Ariel “Tarzan” Sexton has spent much of his life dedicated to Brazilian Jiu-Jitsu – the martial arts style that was battle-tested and popularized by the Gracies in their homeland, and then exported around the world.
Now a second-degree BJJ black belt, Sexton is one of the top submission specialists in ONE Championship, and he is hoping to use those skills in the ONE Lightweight World Grand Prix beginning this Friday, 22 February.
When the 37-year-old Costa Rican faces Singapore’s own Amir Khan in the co-main event of ONE: CALL TO GREATNESS at the Singapore Indoor Stadium, he will represent a lineage that descends straight from the source.
On 22 February, will Ariel “ Tarzan” Sexton lock in another scintillating submission and secure his ticket to the ONE Lightweight World Grand Prix semifinals?Singapore | 22 February | 6:00PM | LIVE and FREE on the ONE Super App: http://bit.ly/ONESuperApp | TV: Check local listings for global broadcast | Tickets: http://bit.ly/onegreatness19
Posted by ONE Championship on Wednesday, February 13, 2019
Sexton trains out of the famous Renzo Gracie Academy in New York, USA, and has taken much of his knowledge directly from the legendary martial arts family.
However, when he started his martial arts journey during his adolescence in Canada, “Tarzan” was practicing something a little bit different.
“Some of my buddies in Vancouver were doing Brazilian Jiu-Jitsu,” he begins.
“I was in a different area of the city, so I was doing Japanese Jiu-Jitsu mixed with some karate and aikido. I was very envious of them, but I didn’t feel like I could leave my school.”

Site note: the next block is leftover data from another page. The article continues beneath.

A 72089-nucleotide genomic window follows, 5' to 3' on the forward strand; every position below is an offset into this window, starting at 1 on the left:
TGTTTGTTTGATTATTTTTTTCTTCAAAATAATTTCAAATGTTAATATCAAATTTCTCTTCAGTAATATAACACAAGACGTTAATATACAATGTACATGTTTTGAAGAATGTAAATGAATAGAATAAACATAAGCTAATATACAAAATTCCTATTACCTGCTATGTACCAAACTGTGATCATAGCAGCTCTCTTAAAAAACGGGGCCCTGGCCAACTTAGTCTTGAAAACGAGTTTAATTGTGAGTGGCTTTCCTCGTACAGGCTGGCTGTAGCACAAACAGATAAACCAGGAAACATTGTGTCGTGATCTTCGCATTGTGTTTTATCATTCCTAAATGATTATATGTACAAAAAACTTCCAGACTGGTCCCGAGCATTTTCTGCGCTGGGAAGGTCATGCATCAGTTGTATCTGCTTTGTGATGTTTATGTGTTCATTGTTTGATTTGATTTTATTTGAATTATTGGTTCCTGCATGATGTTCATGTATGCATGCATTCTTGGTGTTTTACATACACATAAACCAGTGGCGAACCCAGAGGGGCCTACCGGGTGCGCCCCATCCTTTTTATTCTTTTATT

Sexton spent much of his youth back and forth between Canada and Costa Rica. At the age of 19, he returned to the Central American country, and it was there where he was finally able to start studying “the gentle art” he had long admired.
How jiu-jitsu helps submission artist Ariel “ Tarzan” Sexton express himself ⤵️ Singapore | 22 February | 6:00PM | LIVE and FREE on the ONE Super App: http://bit.ly/ONESuperApp | TV: Check local listings for global broadcast | Tickets: http://bit.ly/onegreatness19
Posted by ONE Championship on Saturday, February 9, 2019
In San José, the capital of Costa Rica, his friend took him to an academy ran by Mauro Sergio, a student of Ryan and Daniel Gracie, and “Tarzan” instantly knew he belonged.
The two Gracies would come and teach, and Sexton formed a bond with the Brazilians that led him to the home of the art.
“My coach was a tough guy. It was a real hard-nosed fight school, and we got good really fast and got tough really fast,” Sexton explains.
“I went down to Brazil as a blue belt for six months, and I was training at different Gracie schools in Rio [de Janeiro] and Sao Paulo.
“I conversed with Ryan and went to his gym in the city, and the relationship started. I was a part of the team and a part of the family, traveling around trying to learn more about this martial art.”
Will Ariel “ Tarzan” Sexton seize the biggest opportunity of his career on 22 February?Singapore | 22 February | 6:00PM | LIVE and FREE on the ONE Super App: http://bit.ly/ONESuperApp | TV: Check local listings for global broadcast | Tickets: http://bit.ly/onegreatness19